European and American social dancing performed by couples. It includes standard dances such as the fox-trot, waltz, polka, tango, Charleston, jitterbug, and merengue. Ballroom dance was popularized by Vernon and Irene Castle and Fred Astaire and, later, by Arthur Murray (1895–1991), who established ballroom dance studios throughout the U.S. Ballroom dance contests, especially popular in Europe, feature both amateur and professional dancers.
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While historically ballroom dance may refer to any form of formal social dancing as recreation, with the eminence of dancesport in modern times the term has become much narrower in scope, usually referring specifically to the International Standard and International Latin style dances (see dance categories below). In the United States, two additional variations—"American Smooth" and "American Rhythm"—have also been popularized and are commonly recognized as styles of "ballroom dance".
The term "ballroom dancing" is derived from the word ball, which in turn originates from the Latin word ballare which means "to dance". In times past, ballroom dancing was "social dancing" for the privileged, leaving "folk dancing" for the lower classes. These boundaries have since become blurred, and it should be noted even in times long gone, many "ballroom" dances were really elevated folk dances.
The definition of ballroom dance also depends on the era. Balls have featured Minuet, Quadrille, Polonaise, Pas de Gras, Mazurka, and other popular dances of the day, which are considered to be historical dances. Today, the term applies to any one of the several dances in which two individuals, a "leader" and a "follower," dance with physical contact through their upper or lower bodies, or simply their arms depending on the particular variety of dance. Since most social dancing is unchoreographed, this contact is necessary for the leader to communicate the next dance move to the follower, and for the follower to respond to this insinuation. This stands in stark contrast with the style(s) of dance seen in clubs and other social gatherings where physical contact tends to be optional and the individuals in question can move freely without any such restraints imposed by firm physical contact or by the necessity to follow the rhythmic pattern present in the music. Some knowledge of known step patterns is essential for both the leader as well as the follower for ballroom dancing. As most ballroom style dances require some knowledge and practice, they have lessened in popularity among the public in the recent decades. Dance historians usually mark the appearance of the twist in the early 1960s as the end of social partner dancing.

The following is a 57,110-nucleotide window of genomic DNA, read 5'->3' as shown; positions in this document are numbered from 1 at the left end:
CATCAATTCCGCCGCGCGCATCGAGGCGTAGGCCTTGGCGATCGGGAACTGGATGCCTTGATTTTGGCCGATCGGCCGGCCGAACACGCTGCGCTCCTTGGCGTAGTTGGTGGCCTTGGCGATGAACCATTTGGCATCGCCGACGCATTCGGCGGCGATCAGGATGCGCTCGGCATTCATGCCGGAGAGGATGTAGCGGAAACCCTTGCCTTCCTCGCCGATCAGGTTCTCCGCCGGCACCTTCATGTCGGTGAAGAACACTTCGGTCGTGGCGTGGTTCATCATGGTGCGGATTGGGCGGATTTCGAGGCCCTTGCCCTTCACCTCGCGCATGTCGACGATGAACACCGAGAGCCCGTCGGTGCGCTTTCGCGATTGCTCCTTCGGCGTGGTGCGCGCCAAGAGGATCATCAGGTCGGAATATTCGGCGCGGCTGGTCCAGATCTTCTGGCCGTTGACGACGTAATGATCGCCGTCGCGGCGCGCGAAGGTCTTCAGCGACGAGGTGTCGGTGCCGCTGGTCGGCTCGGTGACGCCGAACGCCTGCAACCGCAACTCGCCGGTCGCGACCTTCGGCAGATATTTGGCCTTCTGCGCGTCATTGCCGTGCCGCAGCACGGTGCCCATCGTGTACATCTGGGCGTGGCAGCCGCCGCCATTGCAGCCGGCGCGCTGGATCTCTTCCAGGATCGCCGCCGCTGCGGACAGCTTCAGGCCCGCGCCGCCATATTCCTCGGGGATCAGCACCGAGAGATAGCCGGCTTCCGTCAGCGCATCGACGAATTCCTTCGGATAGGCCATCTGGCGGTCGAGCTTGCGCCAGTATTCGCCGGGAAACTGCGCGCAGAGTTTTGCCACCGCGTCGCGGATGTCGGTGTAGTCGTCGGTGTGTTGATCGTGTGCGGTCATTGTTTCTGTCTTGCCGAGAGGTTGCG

The International Olympic Committee now recognizes competitive ballroom dance. It now appears doubtful that it will be included in the Olympic Games especially in light of efforts to reduce the number of offerings, but the application has not been permanently rejected.
In the United States, amateur dance proficiency levels are defined by USA Dance (formerly United States Amateur Ballroom Dance Association, USABDA) as Bronze->Silver->Gold for syllabus dancers, and Novice->Prechampionship->Championship for open competitors. These levels roughly correspond to the "E" to "S" levels in Europe and Australia. Among professionals, levels classify into Rising Star and Open Professional.
Eligibility and "leveling up" requirements will vary greatly between countries and sometimes within. For instance, in addition to USA Dance competitions, amateur dancers in the United States often participate in competitions sanctioned by NDCA or YCN (Youth Collegiate Network), each with its own distinct culture in addition to differing definitions of level and eligibility requirements.